By Charlotte Webster-
A report by The Health Foundation has highlighted a growing funding gap in England’s adult social care sector, with an estimated £600 million needed in the next year alone and a staggering £8.3 billion required by 2032-33 just to meet the expected rise in demand for services.
The report, titled “Adult Social Care Funding Pressures,” features the increasing cost of providing adult social care and examines four different scenarios to address future demands on the system.
These scenarios range from meeting future demand for care to fully covering the cost of care while improving access.
Analysts calculate the scale of funding pressures relative to this baseline in alternative scenarios.
We refer to the difference between our baseline case and the funding required under our different scenarios up to 2032/33 as ‘funding pressures’.
There is no national budget for adult social care. The amount spent is determined by local authorities based on their overall finances and other spending pressures, the amount of targeted funding transferred from the NHS, and central government grants.
In order to calculate potential funding pressures, The Health Foundation analyzed the funds currently available to councils for adult social care.
These calculations were based on spending trends, government funding allocations, and estimates of local government revenue-raising capacity.
The report concluded that, by 2024-25, meeting future demand and making some improvements to access care would require £3.1 billion, representing a 4.3% annual real terms increase.
In order to meet future demand and fully cover the cost of care reforms, £5.4 billion would be needed by 2024-25, a 5.1% annual real terms increase.
The most ambitious scenario, which involves meeting future demand, improving access to care, and fully covering the cost of care, would require £8.4 billion by 2024-25, a 6% annual real-terms increase.
The report also highlighted the current funding situation, with adult social care spending increasing by an average of 2.6% per year in real terms between 2014-15 and 2021-22.
However, to keep pace with rising demand, funding would need to increase by an average of 3.4% per year between 2022-23 and 2032-33.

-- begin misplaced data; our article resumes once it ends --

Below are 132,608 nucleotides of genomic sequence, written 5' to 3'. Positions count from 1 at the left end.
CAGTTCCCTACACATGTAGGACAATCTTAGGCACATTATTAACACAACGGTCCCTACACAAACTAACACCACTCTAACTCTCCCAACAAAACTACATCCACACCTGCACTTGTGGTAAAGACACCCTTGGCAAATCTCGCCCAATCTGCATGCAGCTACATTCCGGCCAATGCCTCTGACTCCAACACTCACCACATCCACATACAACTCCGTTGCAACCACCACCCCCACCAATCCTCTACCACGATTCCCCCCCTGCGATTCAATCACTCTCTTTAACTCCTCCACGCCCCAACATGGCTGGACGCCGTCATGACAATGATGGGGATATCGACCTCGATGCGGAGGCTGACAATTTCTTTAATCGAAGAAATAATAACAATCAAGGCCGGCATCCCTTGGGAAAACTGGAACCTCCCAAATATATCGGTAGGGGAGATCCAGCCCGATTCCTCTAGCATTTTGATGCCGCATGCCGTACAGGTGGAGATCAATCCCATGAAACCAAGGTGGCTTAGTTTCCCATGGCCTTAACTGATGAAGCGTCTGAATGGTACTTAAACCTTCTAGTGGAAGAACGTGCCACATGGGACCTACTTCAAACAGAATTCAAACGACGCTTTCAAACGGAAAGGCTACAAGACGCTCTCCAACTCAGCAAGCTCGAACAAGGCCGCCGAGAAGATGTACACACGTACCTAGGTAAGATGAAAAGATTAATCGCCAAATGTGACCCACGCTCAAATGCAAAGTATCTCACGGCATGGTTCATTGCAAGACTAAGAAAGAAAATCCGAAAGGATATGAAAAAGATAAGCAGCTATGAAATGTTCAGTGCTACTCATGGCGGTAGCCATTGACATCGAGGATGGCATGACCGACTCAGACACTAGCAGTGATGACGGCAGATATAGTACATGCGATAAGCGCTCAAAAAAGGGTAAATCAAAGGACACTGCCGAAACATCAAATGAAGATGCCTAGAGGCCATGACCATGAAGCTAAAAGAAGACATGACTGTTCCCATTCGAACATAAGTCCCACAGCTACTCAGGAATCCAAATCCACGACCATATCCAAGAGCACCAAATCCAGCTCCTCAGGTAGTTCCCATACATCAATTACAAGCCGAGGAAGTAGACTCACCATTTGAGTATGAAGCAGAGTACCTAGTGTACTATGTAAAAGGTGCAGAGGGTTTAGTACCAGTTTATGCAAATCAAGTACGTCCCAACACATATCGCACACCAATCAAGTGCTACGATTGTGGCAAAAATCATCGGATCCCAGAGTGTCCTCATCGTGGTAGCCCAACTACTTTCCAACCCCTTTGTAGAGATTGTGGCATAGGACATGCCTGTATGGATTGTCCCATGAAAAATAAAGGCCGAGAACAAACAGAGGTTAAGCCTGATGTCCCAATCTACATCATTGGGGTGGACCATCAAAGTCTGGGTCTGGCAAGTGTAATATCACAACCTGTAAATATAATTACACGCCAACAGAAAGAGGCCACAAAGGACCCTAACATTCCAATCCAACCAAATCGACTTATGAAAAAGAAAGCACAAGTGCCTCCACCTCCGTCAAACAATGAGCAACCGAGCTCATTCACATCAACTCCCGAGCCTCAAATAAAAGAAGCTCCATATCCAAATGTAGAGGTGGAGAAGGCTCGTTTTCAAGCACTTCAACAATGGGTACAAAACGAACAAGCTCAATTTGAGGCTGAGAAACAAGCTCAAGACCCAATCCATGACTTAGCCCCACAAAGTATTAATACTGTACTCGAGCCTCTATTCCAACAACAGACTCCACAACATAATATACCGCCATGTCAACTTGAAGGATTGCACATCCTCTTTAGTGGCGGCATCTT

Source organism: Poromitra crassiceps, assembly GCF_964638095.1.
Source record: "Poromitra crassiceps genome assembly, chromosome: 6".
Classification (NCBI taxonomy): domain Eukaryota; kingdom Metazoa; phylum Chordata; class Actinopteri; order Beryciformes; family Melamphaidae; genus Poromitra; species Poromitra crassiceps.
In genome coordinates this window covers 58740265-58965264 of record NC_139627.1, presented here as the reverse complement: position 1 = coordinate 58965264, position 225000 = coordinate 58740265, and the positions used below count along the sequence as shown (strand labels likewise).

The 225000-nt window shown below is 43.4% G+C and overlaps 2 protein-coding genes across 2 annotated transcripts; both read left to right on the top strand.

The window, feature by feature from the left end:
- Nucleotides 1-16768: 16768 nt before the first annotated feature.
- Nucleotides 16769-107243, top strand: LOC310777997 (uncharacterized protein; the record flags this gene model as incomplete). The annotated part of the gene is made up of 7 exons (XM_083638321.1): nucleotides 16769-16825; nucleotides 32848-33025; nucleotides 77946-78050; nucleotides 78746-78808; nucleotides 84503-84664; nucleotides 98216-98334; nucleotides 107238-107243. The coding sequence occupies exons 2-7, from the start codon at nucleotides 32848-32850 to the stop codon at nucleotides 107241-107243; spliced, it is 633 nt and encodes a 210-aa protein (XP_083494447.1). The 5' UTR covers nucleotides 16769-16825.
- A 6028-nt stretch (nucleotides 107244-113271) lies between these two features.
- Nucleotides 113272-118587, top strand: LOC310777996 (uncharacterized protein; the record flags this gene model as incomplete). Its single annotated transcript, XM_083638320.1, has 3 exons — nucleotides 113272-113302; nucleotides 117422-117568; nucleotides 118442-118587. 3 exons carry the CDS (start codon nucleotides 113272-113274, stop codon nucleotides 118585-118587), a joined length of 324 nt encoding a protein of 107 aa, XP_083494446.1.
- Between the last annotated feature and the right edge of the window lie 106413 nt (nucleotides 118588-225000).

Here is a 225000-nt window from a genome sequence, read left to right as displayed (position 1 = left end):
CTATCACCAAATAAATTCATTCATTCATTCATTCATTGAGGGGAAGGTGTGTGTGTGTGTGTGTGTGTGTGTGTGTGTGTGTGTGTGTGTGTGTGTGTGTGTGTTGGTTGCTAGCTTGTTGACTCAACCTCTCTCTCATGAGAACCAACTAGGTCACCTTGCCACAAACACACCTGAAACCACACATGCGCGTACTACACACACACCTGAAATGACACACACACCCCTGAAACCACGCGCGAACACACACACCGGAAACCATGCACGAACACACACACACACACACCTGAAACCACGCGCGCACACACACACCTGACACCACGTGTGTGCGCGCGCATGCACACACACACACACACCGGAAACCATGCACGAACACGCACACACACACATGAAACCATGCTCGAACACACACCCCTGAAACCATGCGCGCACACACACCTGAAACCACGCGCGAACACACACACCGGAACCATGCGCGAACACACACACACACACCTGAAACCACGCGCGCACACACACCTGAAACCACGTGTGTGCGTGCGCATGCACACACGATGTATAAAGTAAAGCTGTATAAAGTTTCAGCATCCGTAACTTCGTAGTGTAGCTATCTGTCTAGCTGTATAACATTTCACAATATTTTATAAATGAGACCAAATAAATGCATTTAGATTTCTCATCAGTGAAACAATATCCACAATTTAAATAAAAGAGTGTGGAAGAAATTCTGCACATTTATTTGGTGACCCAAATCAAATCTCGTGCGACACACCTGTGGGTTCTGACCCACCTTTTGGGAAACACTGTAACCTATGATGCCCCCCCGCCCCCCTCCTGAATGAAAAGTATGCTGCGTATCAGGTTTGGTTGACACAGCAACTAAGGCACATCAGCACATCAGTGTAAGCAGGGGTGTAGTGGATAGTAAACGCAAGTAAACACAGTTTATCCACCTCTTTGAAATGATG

It’s important to note that there is no national budget for adult social care in England, and funding decisions are made by local authorities based on their financial constraints and other spending pressures. Additional grants from the government and the NHS also play a role in determining the available funds.
Beverley Tarka, President of the Association of Directors of Adult Social Services, emphasized the urgency of the situation, stating, “Continuing with the status quo means a continued slide into a progressively unsustainable financial situation for adult social care.” She called for a long-term, fully-funded plan for social care.
David Fothergill, Chairman of the Local Government Association’s community and wellbeing board, echoed these concerns, calling for “significant uplifts” in social care funding and urging the government to consider a fully costed, sustainable plan to fund the sector.
In response to the report, a spokesperson for the Department of Health and Social Care highlighted the government’s commitment to reforming adult social care and its recent investment of £700 million over two years.
However, the report’s findings emphasize the need for more substantial and sustained funding to address the growing pressures on the adult social care system in England